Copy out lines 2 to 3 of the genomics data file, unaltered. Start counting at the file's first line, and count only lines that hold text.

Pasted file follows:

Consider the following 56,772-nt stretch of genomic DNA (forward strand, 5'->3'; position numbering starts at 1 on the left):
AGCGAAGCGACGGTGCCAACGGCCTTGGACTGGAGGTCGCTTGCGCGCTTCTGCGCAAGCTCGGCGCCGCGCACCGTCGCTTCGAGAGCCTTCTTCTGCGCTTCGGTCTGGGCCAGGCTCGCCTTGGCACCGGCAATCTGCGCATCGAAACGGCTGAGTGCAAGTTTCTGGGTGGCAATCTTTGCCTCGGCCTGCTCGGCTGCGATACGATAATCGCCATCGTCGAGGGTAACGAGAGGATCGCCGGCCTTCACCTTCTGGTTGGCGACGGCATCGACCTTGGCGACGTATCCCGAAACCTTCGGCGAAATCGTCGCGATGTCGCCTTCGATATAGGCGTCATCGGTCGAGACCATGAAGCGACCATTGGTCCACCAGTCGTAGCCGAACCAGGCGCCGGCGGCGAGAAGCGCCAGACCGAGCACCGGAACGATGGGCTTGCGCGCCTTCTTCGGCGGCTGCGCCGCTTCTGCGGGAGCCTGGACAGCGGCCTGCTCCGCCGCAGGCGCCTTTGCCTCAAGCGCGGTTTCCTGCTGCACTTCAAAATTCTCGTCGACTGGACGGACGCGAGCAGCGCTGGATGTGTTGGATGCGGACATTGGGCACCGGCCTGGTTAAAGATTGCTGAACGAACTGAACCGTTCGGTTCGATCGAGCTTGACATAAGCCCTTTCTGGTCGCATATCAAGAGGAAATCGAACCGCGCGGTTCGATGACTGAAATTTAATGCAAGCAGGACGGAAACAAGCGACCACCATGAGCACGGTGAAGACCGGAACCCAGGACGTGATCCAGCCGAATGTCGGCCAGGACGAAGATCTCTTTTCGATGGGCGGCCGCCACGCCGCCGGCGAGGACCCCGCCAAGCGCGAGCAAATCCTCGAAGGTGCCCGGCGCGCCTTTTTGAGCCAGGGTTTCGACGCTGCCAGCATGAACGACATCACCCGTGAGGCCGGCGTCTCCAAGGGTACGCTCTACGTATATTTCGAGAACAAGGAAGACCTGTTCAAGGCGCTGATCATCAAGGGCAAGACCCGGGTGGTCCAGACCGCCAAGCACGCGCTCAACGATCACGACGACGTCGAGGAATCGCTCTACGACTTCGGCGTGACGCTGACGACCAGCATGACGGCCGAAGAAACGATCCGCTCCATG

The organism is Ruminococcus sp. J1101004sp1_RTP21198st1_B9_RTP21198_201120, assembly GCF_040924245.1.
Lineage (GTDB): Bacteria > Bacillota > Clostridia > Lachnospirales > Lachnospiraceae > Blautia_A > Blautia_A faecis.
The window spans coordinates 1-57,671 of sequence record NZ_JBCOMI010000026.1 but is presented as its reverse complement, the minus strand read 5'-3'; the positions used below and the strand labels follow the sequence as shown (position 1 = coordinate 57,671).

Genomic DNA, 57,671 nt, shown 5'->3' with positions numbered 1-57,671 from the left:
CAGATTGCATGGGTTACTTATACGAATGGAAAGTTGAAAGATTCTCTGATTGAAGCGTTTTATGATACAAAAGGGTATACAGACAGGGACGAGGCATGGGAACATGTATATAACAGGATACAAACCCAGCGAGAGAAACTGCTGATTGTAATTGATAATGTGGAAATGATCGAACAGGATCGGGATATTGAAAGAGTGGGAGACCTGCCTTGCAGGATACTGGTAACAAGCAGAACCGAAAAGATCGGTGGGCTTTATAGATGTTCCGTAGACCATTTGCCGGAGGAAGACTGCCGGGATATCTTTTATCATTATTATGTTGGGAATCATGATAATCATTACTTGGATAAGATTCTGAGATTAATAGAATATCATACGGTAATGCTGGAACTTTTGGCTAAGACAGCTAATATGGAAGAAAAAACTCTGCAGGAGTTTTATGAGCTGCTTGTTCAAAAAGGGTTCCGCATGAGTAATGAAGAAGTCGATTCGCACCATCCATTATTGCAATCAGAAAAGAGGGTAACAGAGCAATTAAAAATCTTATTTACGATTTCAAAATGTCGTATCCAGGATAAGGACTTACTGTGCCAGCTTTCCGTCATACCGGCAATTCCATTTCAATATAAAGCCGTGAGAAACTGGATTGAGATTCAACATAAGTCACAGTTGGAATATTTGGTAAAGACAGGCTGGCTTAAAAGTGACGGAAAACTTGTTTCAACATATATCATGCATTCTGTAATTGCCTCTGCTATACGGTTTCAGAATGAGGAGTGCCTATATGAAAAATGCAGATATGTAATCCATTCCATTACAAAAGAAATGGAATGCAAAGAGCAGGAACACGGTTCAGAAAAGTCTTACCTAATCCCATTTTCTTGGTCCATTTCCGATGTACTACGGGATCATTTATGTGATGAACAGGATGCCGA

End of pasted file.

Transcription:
AGCGAAGCGACGGTGCCAACGGCCTTGGACTGGAGGTCGCTTGCGCGCTTCTGCGCAAGCTCGGCGCCGCGCACCGTCGCTTCGAGAGCCTTCTTCTGCGCTTCGGTCTGGGCCAGGCTCGCCTTGGCACCGGCAATCTGCGCATCGAAACGGCTGAGTGCAAGTTTCTGGGTGGCAATCTTTGCCTCGGCCTGCTCGGCTGCGATACGATAATCGCCATCGTCGAGGGTAACGAGAGGATCGCCGGCCTTCACCTTCTGGTTGGCGACGGCATCGACCTTGGCGACGTATCCCGAAACCTTCGGCGAAATCGTCGCGATGTCGCCTTCGATATAGGCGTCATCGGTCGAGACCATGAAGCGACCATTGGTCCACCAGTCGTAGCCGAACCAGGCGCCGGCGGCGAGAAGCGCCAGACCGAGCACCGGAACGATGGGCTTGCGCGCCTTCTTCGGCGGCTGCGCCGCTTCTGCGGGAGCCTGGACAGCGGCCTGCTCCGCCGCAGGCGCCTTTGCCTCAAGCGCGGTTTCCTGCTGCACTTCAAAATTCTCGTCGACTGGACGGACGCGAGCAGCGCTGGATGTGTTGGATGCGGACATTGGGCACCGGCCTGGTTAAAGATTGCTGAACGAACTGAACCGTTCGGTTCGATCGAGCTTGACATAAGCCCTTTCTGGTCGCATATCAAGAGGAAATCGAACCGCGCGGTTCGATGACTGAAATTTAATGCAAGCAGGACGGAAACAAGCGACCACCATGAGCACGGTGAAGACCGGAACCCAGGACGTGATCCAGCCGAATGTCGGCCAGGACGAAGATCTCTTTTCGATGGGCGGCCGCCACGCCGCCGGCGAGGACCCCGCCAAGCGCGAGCAAATCCTCGAAGGTGCCCGGCGCGCCTTTTTGAGCCAGGGTTTCGACGCTGCCAGCATGAACGACATCACCCGTGAGGCCGGCGTCTCCAAGGGTACGCTCTACGTATATTTCGAGAACAAGGAAGACCTGTTCAAGGCGCTGATCATCAAGGGCAAGACCCGGGTGGTCCAGACCGCCAAGCACGCGCTCAACGATCACGACGACGTCGAGGAATCGCTCTACGACTTCGGCGTGACGCTGACGACCAGCATGACGGCCGAAGAAACGATCCGCTCCATG

The organism is Ruminococcus sp. J1101004sp1_RTP21198st1_B9_RTP21198_201120, assembly GCF_040924245.1.